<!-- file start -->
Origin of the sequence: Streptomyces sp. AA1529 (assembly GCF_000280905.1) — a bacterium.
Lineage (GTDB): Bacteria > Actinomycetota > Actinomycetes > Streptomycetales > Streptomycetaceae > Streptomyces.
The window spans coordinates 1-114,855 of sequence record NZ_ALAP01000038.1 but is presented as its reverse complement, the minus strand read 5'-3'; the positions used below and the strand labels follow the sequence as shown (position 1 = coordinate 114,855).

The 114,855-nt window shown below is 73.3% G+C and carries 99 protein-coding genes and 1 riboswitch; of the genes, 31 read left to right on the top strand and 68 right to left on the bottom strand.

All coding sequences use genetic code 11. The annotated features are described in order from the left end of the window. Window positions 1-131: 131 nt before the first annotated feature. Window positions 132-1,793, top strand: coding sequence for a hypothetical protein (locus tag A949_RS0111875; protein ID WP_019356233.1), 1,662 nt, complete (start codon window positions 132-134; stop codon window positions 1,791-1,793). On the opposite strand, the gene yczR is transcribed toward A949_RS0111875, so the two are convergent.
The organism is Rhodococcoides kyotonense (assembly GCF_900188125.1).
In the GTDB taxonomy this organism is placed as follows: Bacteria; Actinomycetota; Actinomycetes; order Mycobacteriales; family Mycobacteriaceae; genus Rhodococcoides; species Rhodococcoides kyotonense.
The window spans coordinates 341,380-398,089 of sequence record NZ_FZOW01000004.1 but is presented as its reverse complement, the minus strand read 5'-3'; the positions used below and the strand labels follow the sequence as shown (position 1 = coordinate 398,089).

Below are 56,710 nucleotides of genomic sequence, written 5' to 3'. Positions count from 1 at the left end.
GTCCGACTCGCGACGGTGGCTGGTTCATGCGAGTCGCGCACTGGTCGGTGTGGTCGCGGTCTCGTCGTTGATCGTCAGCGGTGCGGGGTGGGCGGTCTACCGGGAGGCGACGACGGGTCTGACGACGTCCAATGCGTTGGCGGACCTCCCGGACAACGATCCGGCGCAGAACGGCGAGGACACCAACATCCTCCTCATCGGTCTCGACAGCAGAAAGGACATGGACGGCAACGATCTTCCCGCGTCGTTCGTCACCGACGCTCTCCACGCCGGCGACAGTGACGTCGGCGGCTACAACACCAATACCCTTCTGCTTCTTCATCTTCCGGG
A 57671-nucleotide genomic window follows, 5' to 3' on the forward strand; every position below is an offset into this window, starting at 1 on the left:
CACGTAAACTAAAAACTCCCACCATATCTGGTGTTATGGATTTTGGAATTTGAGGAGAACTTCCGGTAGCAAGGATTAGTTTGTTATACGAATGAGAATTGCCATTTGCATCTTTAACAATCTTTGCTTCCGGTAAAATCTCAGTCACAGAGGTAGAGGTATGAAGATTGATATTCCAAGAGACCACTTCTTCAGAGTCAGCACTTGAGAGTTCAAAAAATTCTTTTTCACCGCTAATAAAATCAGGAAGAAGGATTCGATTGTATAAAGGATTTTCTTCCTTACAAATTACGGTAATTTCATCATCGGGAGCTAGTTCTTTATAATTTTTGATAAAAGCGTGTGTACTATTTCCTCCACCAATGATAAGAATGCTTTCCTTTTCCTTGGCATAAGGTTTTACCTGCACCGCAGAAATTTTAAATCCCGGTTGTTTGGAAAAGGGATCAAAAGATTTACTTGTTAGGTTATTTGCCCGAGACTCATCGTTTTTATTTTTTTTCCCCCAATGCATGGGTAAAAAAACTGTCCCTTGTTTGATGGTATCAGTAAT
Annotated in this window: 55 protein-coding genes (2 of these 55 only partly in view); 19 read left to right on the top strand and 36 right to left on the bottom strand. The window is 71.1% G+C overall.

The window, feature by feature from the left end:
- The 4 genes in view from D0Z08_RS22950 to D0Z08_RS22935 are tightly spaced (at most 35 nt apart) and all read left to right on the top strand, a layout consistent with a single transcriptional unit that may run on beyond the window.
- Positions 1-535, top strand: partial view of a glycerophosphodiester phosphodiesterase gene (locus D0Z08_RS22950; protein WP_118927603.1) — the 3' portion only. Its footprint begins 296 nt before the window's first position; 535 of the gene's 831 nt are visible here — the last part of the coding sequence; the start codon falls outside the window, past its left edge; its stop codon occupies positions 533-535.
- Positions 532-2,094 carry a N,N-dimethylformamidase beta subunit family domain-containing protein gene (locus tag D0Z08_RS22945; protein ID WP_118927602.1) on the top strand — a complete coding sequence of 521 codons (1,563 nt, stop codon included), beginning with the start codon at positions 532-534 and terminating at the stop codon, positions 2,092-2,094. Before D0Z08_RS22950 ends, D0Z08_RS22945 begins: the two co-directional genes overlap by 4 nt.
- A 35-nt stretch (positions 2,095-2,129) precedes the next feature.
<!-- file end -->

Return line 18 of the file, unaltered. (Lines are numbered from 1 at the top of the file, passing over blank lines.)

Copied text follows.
- A 35-nt stretch (positions 2,095-2,129) precedes the next feature.